By Steve Flowers
Since this is Alabama v. Tennessee week and we have a governor’s race in three weeks, allow me to share the story of Shorty Price.
Alabama has had its share of what I call “run for the fun of it” candidates. The most colorful of all these perennial “also ran” candidates was Ralph “Shorty” Price. He ran for governor every time. His slogan was “Smoke Tampa Nugget cigars, drink Budweiser beer and vote for Shorty Price.”
In one of Price’s campaigns for governor his campaign speech contained this line, “If elected governor I will reduce the governor’s tenure from four to two years. If you can’t steal enough to last you the rest of your life in two years, you ain’t got enough sense to have the office in the first place.” He would use recycled campaign signs to save money but he rarely garnered two percent of the votes in any campaign.
Price loved Alabama football. Following the Crimson Tide was Price’s prime passion in life. You could spot Shorty, even though he was only five feet tall, at every Crimson Tide football game always sporting a black suit, a black hat with a round top, his Alabama tie and flag.
I do not know if Pirce actually had a seat because he would parade around Denny Stadium or Legion Field posing as Alabama’s head cheerleader. In fact, he would intersperse himself among the real Alabama cheerleaders and help them with their cheers.
There was no question that Price was totally inebriated in fact, I never saw Shorty when he was not drunk.
Price worshiped Paul “Bear” Bryant. Indeed Bryant, Wallace and Shorty were of the same era. Like Bryant, Shorty hated Tennessee.
Speaking of the Tennessee rivalry, I will share with you a personal Price story. I had become acquainted with Price early on in life. Therefore, on a clear, beautiful, third Saturday, fall afternoon in October, Alabama was playing Tennessee in Legion Field. As always, Price was prancing up and down the field. I was a freshman at the University on that fall Saturday. Shorty even in his drunken daze recognized me. I had a beautiful date that I was trying to impress and meeting Price did not impress her. Price pranced up the isle and proceeded to sit by me. His daily black suit had not been changed in probably over a year. He reeked of alcohol and body odor and my date had to hold her nose.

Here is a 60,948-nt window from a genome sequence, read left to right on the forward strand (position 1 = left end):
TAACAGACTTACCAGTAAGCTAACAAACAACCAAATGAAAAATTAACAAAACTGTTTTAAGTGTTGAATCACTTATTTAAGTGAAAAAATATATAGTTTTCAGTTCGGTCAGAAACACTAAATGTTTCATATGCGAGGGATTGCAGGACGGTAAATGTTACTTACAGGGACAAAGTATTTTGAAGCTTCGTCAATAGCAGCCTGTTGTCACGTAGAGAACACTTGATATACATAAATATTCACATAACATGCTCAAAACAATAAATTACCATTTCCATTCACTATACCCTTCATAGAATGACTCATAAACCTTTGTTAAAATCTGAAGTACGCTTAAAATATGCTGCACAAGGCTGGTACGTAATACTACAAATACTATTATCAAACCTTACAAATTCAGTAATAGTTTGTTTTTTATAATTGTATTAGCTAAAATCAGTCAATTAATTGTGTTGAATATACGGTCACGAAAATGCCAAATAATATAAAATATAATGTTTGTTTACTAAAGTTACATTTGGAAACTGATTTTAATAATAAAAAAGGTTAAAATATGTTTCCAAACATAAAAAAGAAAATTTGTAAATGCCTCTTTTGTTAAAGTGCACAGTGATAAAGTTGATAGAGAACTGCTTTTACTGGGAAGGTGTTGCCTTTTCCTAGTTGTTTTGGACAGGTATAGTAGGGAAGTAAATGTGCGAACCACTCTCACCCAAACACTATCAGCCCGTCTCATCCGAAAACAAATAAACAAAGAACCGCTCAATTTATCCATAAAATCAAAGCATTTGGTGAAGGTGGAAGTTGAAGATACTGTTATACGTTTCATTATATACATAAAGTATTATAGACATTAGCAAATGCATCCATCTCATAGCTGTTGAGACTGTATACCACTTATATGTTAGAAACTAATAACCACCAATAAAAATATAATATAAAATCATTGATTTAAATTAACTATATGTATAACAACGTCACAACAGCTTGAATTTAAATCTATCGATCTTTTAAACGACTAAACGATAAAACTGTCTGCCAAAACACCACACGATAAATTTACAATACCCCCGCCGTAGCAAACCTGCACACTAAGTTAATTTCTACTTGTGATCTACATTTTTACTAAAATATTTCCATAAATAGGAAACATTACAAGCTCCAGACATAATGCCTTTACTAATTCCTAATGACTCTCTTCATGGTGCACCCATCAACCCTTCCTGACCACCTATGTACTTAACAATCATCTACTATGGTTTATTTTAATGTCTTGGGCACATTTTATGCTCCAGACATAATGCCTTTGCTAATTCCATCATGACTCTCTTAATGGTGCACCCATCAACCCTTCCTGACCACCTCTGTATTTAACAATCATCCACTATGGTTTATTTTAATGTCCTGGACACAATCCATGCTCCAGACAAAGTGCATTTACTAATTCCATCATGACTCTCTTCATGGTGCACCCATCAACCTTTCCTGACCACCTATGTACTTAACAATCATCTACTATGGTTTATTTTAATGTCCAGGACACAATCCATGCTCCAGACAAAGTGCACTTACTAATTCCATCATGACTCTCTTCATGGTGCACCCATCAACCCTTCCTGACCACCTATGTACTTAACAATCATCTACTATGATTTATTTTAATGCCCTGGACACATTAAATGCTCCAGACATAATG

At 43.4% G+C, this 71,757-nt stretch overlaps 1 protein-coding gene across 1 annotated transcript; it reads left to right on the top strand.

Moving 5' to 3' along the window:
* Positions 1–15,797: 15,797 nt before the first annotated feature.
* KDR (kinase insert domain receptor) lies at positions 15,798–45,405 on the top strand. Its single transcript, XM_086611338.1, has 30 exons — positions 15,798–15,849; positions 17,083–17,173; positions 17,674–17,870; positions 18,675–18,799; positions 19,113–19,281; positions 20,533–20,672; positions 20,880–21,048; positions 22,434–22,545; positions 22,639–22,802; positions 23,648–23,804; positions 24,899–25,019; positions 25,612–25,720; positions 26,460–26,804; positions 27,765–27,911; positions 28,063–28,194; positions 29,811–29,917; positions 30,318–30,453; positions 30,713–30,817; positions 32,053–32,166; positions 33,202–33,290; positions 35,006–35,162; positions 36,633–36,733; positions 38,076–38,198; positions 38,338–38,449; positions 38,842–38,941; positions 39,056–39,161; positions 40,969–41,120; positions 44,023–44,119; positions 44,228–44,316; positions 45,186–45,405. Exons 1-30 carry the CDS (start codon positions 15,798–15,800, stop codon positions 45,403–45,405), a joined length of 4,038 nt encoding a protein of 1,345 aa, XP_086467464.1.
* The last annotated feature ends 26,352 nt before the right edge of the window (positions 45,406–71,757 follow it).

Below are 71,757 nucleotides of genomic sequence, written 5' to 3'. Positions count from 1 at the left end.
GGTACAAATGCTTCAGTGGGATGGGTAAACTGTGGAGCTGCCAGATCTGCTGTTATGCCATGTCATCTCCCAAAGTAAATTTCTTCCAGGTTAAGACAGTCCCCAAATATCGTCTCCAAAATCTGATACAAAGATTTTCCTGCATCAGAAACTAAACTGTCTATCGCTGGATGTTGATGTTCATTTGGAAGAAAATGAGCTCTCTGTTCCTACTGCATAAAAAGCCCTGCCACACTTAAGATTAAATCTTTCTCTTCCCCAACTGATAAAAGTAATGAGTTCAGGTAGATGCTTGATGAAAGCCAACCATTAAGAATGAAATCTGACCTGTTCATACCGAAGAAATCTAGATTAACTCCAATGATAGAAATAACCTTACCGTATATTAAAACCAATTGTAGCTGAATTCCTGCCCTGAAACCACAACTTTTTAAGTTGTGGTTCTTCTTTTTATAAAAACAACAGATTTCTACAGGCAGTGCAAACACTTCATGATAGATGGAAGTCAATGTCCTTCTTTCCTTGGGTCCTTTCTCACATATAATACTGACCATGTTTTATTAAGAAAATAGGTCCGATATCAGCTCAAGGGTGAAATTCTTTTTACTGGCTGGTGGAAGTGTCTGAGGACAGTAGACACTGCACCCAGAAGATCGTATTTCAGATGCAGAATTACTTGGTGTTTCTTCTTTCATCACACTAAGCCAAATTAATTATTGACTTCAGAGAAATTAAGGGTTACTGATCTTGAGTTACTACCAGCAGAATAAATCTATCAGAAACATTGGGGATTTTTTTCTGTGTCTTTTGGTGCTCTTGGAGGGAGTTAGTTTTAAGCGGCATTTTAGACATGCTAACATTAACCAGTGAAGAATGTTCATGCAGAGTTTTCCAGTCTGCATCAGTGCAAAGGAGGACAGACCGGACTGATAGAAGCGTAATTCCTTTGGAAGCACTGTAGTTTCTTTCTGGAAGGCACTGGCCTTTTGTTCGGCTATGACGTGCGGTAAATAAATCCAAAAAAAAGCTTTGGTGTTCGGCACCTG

After about 20 minutes of offending my date, Price then proceeded to try to impress the crowd by doing somersaults off the six-foot walls of Legion field. He did at least three, mashing his head straight down on the pavement on each dive, I though Price had killed himself with his somersaults. His face and his head were bleeding profusely and he was developing a black eye.
Fortunately, Price left my domain and proceeded to dance with Alabama cheerleaders that day as bloody as he may have been.
Price was beloved by the fans and I guess that is why the police in Birmingham and Tuscaloosa seem to ignore Price’s antics. However, that was not the case in a classic Alabama game four years later. By this time I was a senior at the University and we were facing Notre Dame in an epic championship battle in the old New Orleans Sugar Bowl on New Year’s Eve.
It was for the 1973 national championship. Bear Bryant and Ara Parseghian were pitted against each other. They were ranked #1 and #2.
One of the largest television audiences in history was focused on the 7:30 p.m. kickoff. It was electrifying. Those of us in the stands were awaiting the entrance of the football team, as were the ABC cameras. Somehow or other, Shorty had journeyed to New Orleans, had gotten on the field and was posed to lead the Alabama team out on the field.
As was customary, Price was drunk as Cooter Brown. He started off by beating an Irish puppet with a club and the next thing I knew two burly New Orleans policemen, two of the biggest I had ever seen, picked up Shorty by his arms and escorted him off the field.
They did not know who Shortywas and did not appreciate him. Sadly, Price, one of Alabama’s greatest fans, missed one of Alabama’s classic games sitting in a New Orleans jail.
I have always believed that Price’s removal from the field was a bad omen for us that night. We lost 24-23 and Notre Dame won the national championship.
See you next week.
Steve Flowers is Alabama’s leading political columnist. His weekly column appears in over 60 Alabama newspapers. He served 16 years in the state legislature. Steve may be reached at www.steveflowers.us.